The part of the report that has drawn most attention is the authors’ conclusion that “the balanced approach and those using levelled reading books often fared better than those with an overt focus on phonics/decodables” (p. 45).

There are a few reasons to be wary of accepting this conclusion.

      1.  The study results reported do not support the conclusion that the ‘balanced’ approach (ie. both levelled and decodable texts) and levelled texts had greater effects than decodables.

The authors’ own statement of their findings contradicts this conclusion.
 
“When investigated by the focus of the text used in the intervention, for the majority of outcomes, the difference in the average effect of intervention using a specific text type was marginal between the two text groups (~d ± 0.10). Of the outcomes with greater than d = 0.10 difference in the average effect and more than a single study contributing to the effect calculation, Fluency, Word Recognition and Decoding Skills outcomes were stronger among the decodable interventions” (p. 35).

In Table 2 where the effect sizes are reported, it can be clearly seen that the highest effect sizes are those associated with the use of decodable texts.

      2.    While the report is described as a systematic review, it goes a step further and tries to be a meta-analysis by combining the effect sizes from individual studies to calculate summary effect sizes. There are two problems with the statistical analysis.

a)    The summary effect sizes (Table 3) appear to have been calculated using simple averaging. This is not best practice. The simple averaging method gives the same weight to every study, irrespective of its size. Furthermore, they appear to have combined effects from studies making different comparisons, often comparing either levelled or decodable readers to some other condition, such as “business as usual”. Since the comparison conditions are different, and there appear to be few studies making direct comparisons, the effect sizes for levelled and decodable readers are highly unlikely to be comparable.

b)    At least one set of summary effect sizes in Table 3 is questionable — the effect sizes for levelled books for the outcome of ‘decoding skills’. The average summary effect sizes for these variables are reported as ES 0.50 (all) and ES 0.71 (low competence readers). The simple averages appear to have been calculated using these individual study effect sizes:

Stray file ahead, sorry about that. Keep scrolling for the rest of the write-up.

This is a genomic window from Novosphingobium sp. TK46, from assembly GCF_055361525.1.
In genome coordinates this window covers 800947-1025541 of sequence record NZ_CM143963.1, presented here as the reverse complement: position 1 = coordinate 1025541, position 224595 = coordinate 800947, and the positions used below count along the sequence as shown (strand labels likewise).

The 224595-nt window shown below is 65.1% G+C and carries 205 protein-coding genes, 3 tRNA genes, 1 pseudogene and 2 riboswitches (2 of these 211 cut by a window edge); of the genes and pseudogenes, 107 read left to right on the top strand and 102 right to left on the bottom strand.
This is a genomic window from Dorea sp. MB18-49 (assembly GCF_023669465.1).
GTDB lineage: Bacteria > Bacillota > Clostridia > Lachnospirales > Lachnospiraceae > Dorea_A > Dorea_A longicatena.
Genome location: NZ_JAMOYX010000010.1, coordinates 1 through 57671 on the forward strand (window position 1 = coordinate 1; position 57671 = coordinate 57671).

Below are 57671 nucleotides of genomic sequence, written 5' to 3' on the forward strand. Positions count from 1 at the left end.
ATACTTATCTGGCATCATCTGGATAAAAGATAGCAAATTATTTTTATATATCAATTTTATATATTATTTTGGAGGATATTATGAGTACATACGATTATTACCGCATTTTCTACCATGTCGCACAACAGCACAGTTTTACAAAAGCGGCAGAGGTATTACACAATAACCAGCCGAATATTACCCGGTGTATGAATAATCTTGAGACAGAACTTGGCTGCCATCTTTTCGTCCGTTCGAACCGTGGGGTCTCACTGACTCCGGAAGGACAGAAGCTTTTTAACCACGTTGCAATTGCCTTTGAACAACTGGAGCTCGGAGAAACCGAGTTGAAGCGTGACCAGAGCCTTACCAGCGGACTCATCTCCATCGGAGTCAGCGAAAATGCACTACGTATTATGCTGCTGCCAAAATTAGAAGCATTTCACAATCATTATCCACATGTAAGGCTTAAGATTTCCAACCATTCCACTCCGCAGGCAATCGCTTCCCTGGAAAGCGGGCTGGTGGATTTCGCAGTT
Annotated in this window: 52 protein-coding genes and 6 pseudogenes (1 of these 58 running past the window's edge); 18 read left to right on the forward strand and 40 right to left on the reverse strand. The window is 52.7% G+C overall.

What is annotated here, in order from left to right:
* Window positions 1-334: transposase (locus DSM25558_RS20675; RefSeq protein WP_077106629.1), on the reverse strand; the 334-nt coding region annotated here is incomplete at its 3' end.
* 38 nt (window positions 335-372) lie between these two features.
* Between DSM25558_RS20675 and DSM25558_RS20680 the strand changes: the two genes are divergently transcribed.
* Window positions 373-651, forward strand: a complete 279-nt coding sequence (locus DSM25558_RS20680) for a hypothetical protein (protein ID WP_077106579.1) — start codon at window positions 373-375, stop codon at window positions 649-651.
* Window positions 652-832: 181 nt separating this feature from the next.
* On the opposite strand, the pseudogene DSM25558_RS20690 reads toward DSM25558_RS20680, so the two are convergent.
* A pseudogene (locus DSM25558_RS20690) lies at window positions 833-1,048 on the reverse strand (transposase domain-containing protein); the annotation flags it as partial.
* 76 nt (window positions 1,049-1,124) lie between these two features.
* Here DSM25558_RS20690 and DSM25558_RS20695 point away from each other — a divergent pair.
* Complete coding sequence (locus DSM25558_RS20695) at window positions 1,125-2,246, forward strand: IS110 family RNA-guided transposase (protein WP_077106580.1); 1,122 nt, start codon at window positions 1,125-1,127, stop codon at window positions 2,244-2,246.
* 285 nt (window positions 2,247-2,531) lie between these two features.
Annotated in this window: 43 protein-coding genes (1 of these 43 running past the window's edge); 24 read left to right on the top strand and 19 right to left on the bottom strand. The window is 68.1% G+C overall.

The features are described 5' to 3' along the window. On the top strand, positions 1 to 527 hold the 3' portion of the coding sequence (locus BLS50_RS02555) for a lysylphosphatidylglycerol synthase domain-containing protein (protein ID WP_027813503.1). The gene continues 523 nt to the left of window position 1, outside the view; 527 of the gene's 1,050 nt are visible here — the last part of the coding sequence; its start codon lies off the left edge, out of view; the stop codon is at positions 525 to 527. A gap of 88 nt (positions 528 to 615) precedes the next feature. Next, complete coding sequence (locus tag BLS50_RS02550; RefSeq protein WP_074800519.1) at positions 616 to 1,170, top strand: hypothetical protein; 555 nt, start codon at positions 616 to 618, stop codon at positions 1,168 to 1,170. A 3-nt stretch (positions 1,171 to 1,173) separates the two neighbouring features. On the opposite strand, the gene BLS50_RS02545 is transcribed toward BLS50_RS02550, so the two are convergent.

All: Cheatham (ES 0.09), Denton (ES 0.16) and Jenkins (ES 1.25)

Low competence readers only: Denton (ES 0.16) and Jenkins (ES 1.25)

However, it is not explained why the effect size for the study by Kim (ES -0.04) is not included in these calculations. In Table 3, the Kim (2010) study is not coded for text focus and therefore excluded from the simple effect size averages, but in Table 1 the study by Kim (2010) is described as having an intervention text focus of ‘levelled’ and a sample population of low competence readers, therefore making it eligible for inclusion in both of the summary effect sizes.

 If the Kim study was included, the simple average effect sizes would be ES 0.36 (all) and ES 0.46 (low competence). Putting these revised figures into Table 3, these summary effect sizes are substantially and likely to be significantly lower than the equivalent for decodables. This would also affect the ‘grand average’ that led to the conclusions drawn by the authors regarding the overall effectiveness of levelled texts versus decodable texts. 

      3.    Birch et al. (2022) recognise that the stage of reading development in which particular texts are used is a very relevant factor.

 “At the earliest levels, it could be argued that reading books with highly, or a significant level of decodable features outperformed reading books with high frequency words” (p. 39)

 However, they do not consider the year group as a mediator in the statistical analysis.

      4.    Birch et al. (2022) recognise that the alignment between instructional approach and the texts used to support reading development is a highly relevant factor.

 “Importantly, the type of reading books used in reading instruction is impacted significantly by their integration with pedagogical approaches used by the teacher (Price-Mohr & Price, 2020)” (p. 40)